Film Reviews: BIRTH/REBIRTH and RUN RABBIT RUN (Sundance Film Festival)

January 26, 2023

Written by Joseph Perry

Joseph Perry is the Film Festival Editor for Horror Fuel; all film festival related queries and announcements should be sent to him at [email protected] He is a contributing writer for the "Phantom of the Movies VideoScope" and “Drive-In Asylum” print magazines and the websites Gruesome Magazine, Diabolique Magazine, The Scariest Things, B&S About Movies, and When It Was Cool. He is a co-host of the "Uphill Both Ways" pop culture nostalgia podcast and also writes for its website. Joseph occasionally proudly co-writes articles with his son Cohen Perry, who is a film critic in his own right. A former northern Californian and Oregonian, Joseph has been teaching, writing, and living in South Korea since 2008.


A provocative take on the Frankenstein mythos, director Laura Moss’s birth/rebirth finds pathologist Rose (Marin Ireland) — who doesn’t have the time or desire to deal with your petty life problems — forming an uneasy alliance with midwife Celie (Judy Reyes) when the latter discovers that Rose is using Celie’s recently suddenly deceased daughter Lila (A.J. Lister) in an experiment designed to bring the dead back to life. Plenty of horror films have questioned how far parents will go to bring back a child who has passed away, but the questionable ethics displayed by the two main characters here go beyond the usual supernatural bargains and such, making them more monstrous than any reanimated corpse. Moss, who cowrote the screenplay with Brendan J. O’Brien, shows assured direction, and Ireland and Reyes have terrific chemistry together. Aficionados of Frankenstein mythology should put this one high on their need-to-see lists, as should fans of medical horror.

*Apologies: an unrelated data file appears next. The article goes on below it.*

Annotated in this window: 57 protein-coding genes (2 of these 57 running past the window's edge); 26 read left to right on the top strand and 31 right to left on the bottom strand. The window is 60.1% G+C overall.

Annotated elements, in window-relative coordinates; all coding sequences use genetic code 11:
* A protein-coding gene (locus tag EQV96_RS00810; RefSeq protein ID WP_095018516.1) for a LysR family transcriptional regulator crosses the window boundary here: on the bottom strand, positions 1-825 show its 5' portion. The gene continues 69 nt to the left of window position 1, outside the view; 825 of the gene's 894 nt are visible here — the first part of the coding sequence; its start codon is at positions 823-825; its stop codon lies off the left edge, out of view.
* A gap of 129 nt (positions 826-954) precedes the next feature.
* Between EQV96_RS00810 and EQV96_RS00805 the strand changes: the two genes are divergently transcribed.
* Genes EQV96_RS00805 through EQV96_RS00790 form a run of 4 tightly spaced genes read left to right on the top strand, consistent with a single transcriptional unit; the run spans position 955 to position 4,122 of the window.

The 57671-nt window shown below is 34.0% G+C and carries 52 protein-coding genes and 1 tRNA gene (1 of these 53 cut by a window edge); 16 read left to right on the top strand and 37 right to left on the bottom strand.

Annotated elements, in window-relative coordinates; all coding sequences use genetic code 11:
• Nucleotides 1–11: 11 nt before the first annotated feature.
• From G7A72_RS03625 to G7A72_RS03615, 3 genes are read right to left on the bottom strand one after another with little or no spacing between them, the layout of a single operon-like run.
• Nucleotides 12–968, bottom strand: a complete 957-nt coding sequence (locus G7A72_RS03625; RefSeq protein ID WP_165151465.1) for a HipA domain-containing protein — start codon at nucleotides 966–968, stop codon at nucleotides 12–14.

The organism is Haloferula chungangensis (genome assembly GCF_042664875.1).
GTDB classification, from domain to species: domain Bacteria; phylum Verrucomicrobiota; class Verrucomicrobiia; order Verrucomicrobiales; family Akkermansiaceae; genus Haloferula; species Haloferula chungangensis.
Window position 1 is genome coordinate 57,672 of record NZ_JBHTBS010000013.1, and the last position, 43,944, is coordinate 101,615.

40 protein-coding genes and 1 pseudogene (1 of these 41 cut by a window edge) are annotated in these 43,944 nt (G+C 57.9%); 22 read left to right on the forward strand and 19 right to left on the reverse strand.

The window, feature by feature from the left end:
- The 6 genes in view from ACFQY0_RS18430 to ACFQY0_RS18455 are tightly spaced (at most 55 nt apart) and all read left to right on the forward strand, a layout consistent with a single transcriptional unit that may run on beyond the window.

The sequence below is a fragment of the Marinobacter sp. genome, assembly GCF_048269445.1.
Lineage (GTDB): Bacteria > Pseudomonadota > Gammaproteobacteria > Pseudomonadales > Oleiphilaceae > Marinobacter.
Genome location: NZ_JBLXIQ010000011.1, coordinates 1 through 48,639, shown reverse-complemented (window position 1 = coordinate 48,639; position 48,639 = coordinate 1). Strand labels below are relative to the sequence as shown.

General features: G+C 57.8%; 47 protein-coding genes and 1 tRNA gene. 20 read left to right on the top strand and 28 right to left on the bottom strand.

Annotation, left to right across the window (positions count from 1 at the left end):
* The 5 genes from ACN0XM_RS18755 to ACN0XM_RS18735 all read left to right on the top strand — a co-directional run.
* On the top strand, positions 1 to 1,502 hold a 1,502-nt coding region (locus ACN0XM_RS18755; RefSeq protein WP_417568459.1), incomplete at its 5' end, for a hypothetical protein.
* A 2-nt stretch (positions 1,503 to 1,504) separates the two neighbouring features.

Run Rabbit Run

One bizarre turn of behavior leads to another in Australian horror Run Rabbit Run as fertility doctor Sarah (Sarah Snook) tries her best to keep her seven-year-old daughter Mia (Lily LaTorre) from having a relationship with Sarah’s elderly mother Joan (Greta Scacchi). After discovering a white rabbit in front of their home on her birthday, Mia begins to insist that her name is different and that she misses Joan, whom she has yet to meet and from whom Sarah has been estranged, she displays increasingly odd actions, and Sarah in turn begins behaving in disturbing manners. Secrets and the supernatural come into play in director Daina Reid’s well-crafted film, and though it doesn’t offer much new in the “creepy kids with troubled parents” fear-fare department, it boasts top-notch performances from Snook and LaTorre, along with a strong supporting cast, and has a chilling atmosphere.

birth/rebirth and Run Rabbit Run screen as part of Sundance Film Festival, which takes place in-person and online from January 19–29, 2023. For more information, visit


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